The Nutrition Facts Panel, commonly referred to as the food label, that we see on all packaged foods, will be updated on all food items by 2021.
Content by Jennifer Folliard
Schools continue to provide food to children in a “grab-and-go” style due to COVID-19. Many schools are packing more than one meal for families to pick up. SDSU Extension has put together a chart of typical bulk purchased food items and how many servings can be expected in each serving.
Food Resources in Your Community: Schools and Organizations Mobilize to Provide Food as a Response to COVID-19
The USDA has approved the serving of food in South Dakota at school sites and non-congregate settings while public schools remain closed during the COVID-19 outbreak. Different communities throughout the state are using programs to provide meals to kids that may not have access to food while school is closed.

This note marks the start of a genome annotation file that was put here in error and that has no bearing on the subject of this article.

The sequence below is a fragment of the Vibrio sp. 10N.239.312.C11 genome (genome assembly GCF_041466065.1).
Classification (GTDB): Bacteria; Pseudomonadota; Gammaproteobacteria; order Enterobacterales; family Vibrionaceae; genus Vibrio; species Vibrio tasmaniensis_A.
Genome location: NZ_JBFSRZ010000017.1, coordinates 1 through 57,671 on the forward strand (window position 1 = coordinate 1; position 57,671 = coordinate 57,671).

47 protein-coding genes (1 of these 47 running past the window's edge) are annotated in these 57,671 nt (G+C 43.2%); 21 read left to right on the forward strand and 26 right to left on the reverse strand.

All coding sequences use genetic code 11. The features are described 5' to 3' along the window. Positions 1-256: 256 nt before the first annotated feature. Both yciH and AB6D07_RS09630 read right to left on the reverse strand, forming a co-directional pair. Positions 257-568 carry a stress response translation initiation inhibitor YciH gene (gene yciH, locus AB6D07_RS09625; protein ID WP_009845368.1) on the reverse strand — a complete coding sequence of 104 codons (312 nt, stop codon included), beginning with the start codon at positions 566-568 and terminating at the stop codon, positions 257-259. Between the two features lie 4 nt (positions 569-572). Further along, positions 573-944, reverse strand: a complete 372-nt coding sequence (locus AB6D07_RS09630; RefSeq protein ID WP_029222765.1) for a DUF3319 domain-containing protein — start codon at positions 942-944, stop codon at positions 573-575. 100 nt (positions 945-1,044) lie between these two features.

March 13, 2020
As part of National Nutrition Month® 2020 in March, the SDSU Extension Food and Families Team encourages people to make informed food choices and develop healthy eating and physical activity habits.
“SNAP” stands for Supplemental Nutrition Assistance Program, a federal program administered by the United States Department of Agriculture’s Food and Nutrition Services (FNS) in collaboration with state agencies of Social Services or Children and Family Services.
One of the first steps to take when starting with farm to school is developing your farm to school team. Putting together a farm to school team should include a core group of individuals and agencies who are dedicated to the farm to school mission.
Child and Adult Care Food Program: The At-Risk After-School Snack and Meal Program Providing Nutrition and Enrichment After the School Day Is Over
The At-Risk Afterschool Meal Program is a part of the Child and Adult Care Food Program (CACFP) that focuses on getting children a nutritious meal after the bell rings. For some, this may fill the gap that may occur from lunch that day until the next morning at breakfast.